Data capability will impact IT strategy in 2011

Culpa – the Latin word for guilt, or fault. It translates to phrases such as mea culpa – my fault – culpable homicide, where someone has killed someone through a fault, if not through deliberate intent, and to culpability, where someone is held accountable for their actions.

And, in 2011, it will impact the IT market in the form of data culpability. We all know the concepts of data mapping, data integrity, data quality, master data management, data custodians, data stewardship and more.

But now we have data culpability, where someone has ultimate authority, accountability and ownership of data. This means a line of auditability that stretches from the boardroom to data capture, and ensures the entire organisation is alive to the importance of data.

This cannot be over-stated. The term “data” goes back to the Latin term for something which is a given … a trusted, accepted representation of an artefact.

This definition is important. We must be able to accept as a given that the representation of an artefact is sound. So, for instance, we know that we have 1 000 cars in a fleet, and the data regarding each car is accurate, which then rolls out to the balance sheet. We accept that customer names are accurate, and unique, and that they have the integrity we would like to associate with unique assets such as customers, automobiles, buildings, or IT assets.

This, to date, has been the data world, one which is tangible, three-dimensional, tactile, and typically represents real-world artefacts.

Enter the worlds of cloud computing, social media SMF mobile devices and potential chaos. These are of vital importance as they are far from the centre of normal computing, data capture, data acquisition, data management and data manipulation.

New world carries liability

In fact, they are so far from the centre that they can be said to be a new world. But they carry liability – and someone must be held culpable for them.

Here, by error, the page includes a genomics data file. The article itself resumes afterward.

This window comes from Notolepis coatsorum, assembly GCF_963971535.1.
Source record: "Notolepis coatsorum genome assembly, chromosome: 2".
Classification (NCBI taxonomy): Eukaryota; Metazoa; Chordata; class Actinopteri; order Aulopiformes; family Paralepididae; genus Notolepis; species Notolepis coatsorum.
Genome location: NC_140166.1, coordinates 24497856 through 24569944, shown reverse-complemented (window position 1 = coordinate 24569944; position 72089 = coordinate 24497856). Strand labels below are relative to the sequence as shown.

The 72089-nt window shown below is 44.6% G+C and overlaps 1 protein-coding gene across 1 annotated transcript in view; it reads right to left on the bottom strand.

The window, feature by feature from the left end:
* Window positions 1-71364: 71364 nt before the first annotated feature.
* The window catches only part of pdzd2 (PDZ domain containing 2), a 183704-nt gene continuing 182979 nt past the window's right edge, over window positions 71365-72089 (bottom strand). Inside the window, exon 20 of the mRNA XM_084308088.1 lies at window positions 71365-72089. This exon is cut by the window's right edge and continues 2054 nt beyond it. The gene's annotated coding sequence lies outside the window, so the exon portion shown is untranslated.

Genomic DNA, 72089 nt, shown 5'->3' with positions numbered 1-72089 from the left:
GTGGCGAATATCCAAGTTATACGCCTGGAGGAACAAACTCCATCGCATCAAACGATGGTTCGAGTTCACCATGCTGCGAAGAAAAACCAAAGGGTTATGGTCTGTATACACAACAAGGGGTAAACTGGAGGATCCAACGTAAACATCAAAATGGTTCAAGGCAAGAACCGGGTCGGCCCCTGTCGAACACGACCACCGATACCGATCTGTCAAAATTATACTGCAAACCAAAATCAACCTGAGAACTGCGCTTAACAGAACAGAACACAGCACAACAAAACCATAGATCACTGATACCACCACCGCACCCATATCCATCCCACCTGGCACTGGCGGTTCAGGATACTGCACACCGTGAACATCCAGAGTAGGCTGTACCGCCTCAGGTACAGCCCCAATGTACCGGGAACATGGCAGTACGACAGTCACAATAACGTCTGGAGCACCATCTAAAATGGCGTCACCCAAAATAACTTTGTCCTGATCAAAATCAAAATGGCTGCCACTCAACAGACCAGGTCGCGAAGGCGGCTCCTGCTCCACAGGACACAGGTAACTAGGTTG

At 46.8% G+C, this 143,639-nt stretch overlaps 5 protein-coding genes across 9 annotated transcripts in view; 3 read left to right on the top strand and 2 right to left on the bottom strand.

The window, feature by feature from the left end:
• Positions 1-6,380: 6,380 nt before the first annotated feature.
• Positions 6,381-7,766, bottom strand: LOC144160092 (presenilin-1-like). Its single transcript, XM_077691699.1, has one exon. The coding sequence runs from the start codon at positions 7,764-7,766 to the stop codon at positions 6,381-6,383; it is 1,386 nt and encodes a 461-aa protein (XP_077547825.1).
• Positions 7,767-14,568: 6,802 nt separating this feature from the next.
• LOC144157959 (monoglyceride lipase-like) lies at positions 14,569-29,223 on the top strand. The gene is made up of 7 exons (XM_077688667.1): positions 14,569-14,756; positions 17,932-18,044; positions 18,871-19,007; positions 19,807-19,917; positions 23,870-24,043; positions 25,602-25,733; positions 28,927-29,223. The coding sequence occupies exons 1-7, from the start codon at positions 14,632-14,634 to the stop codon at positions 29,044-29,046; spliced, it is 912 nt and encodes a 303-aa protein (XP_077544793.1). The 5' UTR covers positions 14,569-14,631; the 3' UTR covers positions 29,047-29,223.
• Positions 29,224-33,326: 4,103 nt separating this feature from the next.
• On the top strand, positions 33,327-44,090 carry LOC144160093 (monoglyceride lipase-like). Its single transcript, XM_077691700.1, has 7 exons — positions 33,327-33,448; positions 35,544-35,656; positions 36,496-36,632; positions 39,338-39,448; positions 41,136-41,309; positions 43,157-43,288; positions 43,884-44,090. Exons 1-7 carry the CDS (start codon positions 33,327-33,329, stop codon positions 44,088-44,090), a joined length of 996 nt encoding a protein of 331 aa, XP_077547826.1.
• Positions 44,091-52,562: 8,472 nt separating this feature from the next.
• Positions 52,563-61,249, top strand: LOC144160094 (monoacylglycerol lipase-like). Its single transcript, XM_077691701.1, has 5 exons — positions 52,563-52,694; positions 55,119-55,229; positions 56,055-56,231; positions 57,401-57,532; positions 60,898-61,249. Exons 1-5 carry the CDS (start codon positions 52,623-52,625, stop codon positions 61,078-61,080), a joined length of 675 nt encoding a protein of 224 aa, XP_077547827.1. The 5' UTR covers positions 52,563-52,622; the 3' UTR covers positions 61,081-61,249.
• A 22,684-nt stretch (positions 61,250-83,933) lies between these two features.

The rule of IT is that the moment something spins away from the centre, control becomes harder. Client/server was harder to manage than host-based computing, and cloud computing is even harder, and social media and mobile devices must surely be the hardest of all to manage.

The problem is, organisations must now be held accountable (culpable) for everything that occurs around them and in their name. They must also be in a position to acquire data wherever it impacts the organisation, to know who is saying what, what marketing opportunities exist to those who are communicating with and about the organisation, who has expressed interest in a product, to analyse Web traffic in a meaningful manner, and that’s only the beginning.

Organisations need to know what who is posting what, which is a business process issue, but process drives data, and data drives culpability, as noted. They also need to manage the responses, and the business opportunities that arise from those.

And none of this deals with the issue of thousands, or hundreds of thousands of personal devices in use in the broader enterprise, each of which contains both critical company data and marketing opportunities.

Mobile devices are lost, stolen, misplaced or corrupted every day. It is in the nature of mobile devices – notebooks, sub-notebooks, netbooks, smartphones, iPhones, iPads, tablets – that data on these is all but impossible to control, police, or manipulate. But someone must be accountable.

It needs to be understood at the most fundamental level that there is a mountain of data outside the firewall that needs to be brought under control.

This explosion of data has led to a new phrase: the digital universe. The digital universe has expanded beyond anyone’s ken or anticipation, but it needs to be brought under control from a corporate data governance perspective. Someone has to be held culpable, and this means an increased role for the data steward, with ultimate accountability residing with the board.

In addition, marketing needs to work with the data governance folk to ensure that sales opportunities are not lost. With responsibility lies opportunity, but this cannot be exploited unless the organisation has a cohesive and uncontested, single view of the truth.

This means bringing the new digital universe under control, and establishing a clear line of data culpability.

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Data capability will impact IT strategy in 2011